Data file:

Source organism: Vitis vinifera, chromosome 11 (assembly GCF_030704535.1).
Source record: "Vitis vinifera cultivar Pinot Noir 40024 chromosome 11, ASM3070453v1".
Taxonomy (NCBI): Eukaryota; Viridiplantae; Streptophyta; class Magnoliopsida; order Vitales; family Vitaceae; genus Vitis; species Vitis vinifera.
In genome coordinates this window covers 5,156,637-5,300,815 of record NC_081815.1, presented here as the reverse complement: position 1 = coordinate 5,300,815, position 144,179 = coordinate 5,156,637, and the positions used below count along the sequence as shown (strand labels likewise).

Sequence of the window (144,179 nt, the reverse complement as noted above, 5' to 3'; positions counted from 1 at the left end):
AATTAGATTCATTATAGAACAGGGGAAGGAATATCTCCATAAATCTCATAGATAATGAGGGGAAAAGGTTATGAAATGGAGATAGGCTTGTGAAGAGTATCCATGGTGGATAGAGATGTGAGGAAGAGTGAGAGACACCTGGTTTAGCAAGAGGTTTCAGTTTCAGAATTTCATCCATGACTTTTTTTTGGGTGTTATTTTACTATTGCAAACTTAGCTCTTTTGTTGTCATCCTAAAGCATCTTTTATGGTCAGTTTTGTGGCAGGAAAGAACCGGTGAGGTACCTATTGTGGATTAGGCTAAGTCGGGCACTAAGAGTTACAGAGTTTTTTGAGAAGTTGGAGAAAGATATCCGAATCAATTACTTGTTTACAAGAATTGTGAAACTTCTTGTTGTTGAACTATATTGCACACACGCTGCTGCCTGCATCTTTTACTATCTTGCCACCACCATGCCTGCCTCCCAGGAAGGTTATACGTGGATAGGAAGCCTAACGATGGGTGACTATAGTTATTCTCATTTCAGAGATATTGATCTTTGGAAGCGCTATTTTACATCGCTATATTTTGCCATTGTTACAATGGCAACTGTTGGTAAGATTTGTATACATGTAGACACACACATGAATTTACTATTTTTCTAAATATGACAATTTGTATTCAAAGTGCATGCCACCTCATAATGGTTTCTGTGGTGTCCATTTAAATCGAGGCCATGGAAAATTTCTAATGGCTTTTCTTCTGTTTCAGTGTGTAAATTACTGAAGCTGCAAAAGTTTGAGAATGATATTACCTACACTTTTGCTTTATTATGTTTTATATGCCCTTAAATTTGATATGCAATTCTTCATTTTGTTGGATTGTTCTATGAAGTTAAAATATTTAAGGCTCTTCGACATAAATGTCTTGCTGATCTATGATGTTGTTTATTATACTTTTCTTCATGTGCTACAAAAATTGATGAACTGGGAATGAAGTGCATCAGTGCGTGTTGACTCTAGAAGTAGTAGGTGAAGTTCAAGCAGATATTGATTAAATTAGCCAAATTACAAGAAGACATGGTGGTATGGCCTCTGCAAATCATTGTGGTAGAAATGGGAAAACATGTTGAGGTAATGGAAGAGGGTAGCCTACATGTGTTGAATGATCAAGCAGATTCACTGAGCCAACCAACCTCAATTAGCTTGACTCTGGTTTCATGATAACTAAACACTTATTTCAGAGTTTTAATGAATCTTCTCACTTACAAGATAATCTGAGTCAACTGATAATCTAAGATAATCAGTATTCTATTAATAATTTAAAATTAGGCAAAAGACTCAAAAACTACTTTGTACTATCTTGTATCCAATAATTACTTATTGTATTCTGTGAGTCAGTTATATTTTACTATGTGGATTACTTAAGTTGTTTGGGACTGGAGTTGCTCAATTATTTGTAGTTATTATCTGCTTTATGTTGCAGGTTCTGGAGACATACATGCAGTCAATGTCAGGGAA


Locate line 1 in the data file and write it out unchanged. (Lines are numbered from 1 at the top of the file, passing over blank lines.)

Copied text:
Source organism: Vitis vinifera, chromosome 11 (assembly GCF_030704535.1).